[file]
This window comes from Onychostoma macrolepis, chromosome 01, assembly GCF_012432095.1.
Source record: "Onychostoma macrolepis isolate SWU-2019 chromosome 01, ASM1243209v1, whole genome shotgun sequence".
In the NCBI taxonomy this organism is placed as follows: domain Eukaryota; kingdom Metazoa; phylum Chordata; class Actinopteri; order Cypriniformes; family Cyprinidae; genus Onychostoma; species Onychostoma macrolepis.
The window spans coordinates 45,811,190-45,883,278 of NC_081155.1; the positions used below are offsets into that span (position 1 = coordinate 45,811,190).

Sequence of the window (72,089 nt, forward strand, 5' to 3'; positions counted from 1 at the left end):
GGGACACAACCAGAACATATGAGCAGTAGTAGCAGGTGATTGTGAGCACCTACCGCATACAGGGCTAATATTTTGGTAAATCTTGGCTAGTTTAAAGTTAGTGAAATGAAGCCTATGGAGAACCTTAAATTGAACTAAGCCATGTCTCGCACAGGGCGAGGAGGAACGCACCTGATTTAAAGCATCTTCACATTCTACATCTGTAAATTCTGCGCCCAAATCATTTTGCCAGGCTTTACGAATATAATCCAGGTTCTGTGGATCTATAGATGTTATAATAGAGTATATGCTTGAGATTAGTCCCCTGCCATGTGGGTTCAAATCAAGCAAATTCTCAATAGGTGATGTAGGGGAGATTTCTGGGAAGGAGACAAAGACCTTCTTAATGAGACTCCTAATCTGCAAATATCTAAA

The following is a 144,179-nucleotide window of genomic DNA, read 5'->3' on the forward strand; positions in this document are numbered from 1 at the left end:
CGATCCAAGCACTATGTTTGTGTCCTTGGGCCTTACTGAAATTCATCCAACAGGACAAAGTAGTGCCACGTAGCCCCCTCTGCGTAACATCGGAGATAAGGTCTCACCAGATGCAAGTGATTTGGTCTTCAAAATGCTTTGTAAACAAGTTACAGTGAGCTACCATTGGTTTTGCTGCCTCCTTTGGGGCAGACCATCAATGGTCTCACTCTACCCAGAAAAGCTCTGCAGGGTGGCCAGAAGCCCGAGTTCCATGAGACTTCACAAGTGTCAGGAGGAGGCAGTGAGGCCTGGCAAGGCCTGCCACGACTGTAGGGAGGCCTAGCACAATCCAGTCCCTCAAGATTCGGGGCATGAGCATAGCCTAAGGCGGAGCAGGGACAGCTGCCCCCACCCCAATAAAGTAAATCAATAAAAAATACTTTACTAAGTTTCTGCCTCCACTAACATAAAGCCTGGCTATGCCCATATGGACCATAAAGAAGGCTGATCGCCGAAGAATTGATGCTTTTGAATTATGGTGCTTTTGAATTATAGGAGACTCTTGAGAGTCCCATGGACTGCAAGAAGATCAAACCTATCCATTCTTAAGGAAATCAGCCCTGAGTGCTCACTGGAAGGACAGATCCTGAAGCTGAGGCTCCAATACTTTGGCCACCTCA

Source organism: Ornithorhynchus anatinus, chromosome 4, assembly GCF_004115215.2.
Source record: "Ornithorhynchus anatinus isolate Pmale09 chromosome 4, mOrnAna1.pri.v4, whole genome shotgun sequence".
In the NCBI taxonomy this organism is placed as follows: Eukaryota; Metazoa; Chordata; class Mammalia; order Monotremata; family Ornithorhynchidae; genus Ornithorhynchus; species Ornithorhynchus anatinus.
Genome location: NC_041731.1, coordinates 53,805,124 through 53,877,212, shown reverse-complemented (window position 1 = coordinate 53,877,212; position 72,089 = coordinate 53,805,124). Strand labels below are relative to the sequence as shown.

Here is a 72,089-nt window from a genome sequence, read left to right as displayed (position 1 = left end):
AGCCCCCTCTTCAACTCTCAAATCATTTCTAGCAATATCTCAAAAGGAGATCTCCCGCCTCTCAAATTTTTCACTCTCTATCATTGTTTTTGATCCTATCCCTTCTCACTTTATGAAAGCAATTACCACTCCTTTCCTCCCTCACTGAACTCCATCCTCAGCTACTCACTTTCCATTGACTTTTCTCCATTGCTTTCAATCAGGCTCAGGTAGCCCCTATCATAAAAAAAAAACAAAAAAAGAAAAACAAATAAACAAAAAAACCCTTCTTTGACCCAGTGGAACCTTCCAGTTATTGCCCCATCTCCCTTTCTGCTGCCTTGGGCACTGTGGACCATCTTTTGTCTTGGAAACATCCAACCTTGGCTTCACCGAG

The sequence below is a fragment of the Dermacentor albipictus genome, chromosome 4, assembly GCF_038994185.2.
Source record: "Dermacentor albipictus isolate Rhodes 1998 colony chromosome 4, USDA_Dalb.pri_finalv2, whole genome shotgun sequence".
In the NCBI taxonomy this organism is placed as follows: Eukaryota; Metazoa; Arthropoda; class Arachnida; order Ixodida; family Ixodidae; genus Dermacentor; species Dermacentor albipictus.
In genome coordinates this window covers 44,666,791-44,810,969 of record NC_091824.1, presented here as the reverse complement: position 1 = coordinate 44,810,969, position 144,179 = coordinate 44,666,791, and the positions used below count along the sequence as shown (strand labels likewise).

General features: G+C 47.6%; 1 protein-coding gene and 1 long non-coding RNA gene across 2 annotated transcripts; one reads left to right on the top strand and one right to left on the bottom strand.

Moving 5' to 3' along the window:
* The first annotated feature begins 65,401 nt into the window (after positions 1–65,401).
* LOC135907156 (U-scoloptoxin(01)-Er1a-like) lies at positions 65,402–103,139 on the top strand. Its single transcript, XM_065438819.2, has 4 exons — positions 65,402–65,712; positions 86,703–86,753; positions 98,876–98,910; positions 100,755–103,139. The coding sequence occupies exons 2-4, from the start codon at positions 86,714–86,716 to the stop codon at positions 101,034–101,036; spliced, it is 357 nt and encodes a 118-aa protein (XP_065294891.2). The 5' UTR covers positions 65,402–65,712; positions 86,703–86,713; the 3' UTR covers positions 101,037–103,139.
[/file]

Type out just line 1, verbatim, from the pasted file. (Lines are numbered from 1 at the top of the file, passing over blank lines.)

This window comes from Onychostoma macrolepis, chromosome 01, assembly GCF_012432095.1.